Any major business deal carries with it some risk but, with the economy continuing to experience pockets of turbulence on its way to recovery, Singer Equipment Company's purchasing the assets of M. Tucker Company sent ripples through the foodservice equipment and supplies industry. So what does it all mean for the still-healing industry?
Fred Singer, president and chief executive officer for Singer Equipment Co., an Elverson, Pa.-based foodservice equipment and supplies dealership, thinks the foodservice equipment and supplies industry may be poised to see more deals of this kind. "Companies become available for acquisition as a result of challenging times," Singer said. "This transaction would not have been possible if we had not had several years of very challenging business conditions in this industry."
In fact, Singer's deal to acquire the assets of M. Tucker was the second such deal the industry has experienced in recent months. In late March, Hockenbergs, an Omaha, Neb.-based foodservice equipment and supplies dealership, acquired the assets of Global KES.
With the deal complete, Singer formed Singer NY, a limited liability corporation that will do business in New York under the M. Tucker name. The new division will be part of the same buying groups as the parent company, including NexGen and ABC. (M. Tucker had previously been members of IFED and ABC.) "We are looking to grow the division and create more opportunities for the employees of that division," Singer said. "New York is a great foodservice market. So the opportunity to expand into a dynamic market and have continuous coverage was attractive to us. And having a better footprint to service regional customers was meaningful to us."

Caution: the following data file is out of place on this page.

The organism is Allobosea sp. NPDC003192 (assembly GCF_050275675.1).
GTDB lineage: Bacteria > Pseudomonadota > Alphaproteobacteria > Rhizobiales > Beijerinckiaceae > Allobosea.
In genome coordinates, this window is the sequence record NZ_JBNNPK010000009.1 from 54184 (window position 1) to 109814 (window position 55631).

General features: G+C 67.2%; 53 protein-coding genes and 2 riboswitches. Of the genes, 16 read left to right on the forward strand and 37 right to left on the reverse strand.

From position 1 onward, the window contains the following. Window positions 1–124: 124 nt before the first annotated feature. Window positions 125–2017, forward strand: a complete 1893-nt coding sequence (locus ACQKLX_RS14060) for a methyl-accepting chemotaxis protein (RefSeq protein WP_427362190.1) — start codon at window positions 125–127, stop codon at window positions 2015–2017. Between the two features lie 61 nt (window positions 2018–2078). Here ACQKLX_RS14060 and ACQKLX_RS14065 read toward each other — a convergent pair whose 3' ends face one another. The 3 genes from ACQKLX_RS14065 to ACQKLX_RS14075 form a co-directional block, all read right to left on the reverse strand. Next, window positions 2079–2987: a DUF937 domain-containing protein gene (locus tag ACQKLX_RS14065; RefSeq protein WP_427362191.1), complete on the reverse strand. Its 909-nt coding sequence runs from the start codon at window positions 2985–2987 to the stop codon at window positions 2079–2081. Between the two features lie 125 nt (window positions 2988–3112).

And with the M. Tucker team essentially intact, the deal represents a faster way into the market for Singer. "The sales team at M. Tucker has great relationships in the market. We want our customers to know it is a part of Singer but are keeping the M. Tucker name because they associate that name with quality customer service," Singer added.
For Singer Equipment, M. Tucker represented a good fit strategically and geographically because it allowed the dealership to expand its local distribution by adding a contiguous market in New York. "We are not interested in growth for growth's sake, only as it makes sense within our strategic business model," Singer said. "There is a whole class of customers that will be newly interested in the new distribution solutions that Singer and Singer NY can provide. We can provide next day delivery from Connecticut to northern Maryland, and that will be significant for some customers. And Singer Equipment has been very strong in heavy replacement equipment and we look forward to bringing that model to our New York division."
So is Singer Equipment still on the acquisition trail? "We would look at other strategic acquisitions and are prepared to do so if they make sense to us. But it will take a little while," said Singer, who added that he did not want to pursue another deal until Singer NY is completely on track. "If I did not do another acquisition for years that would be fine too."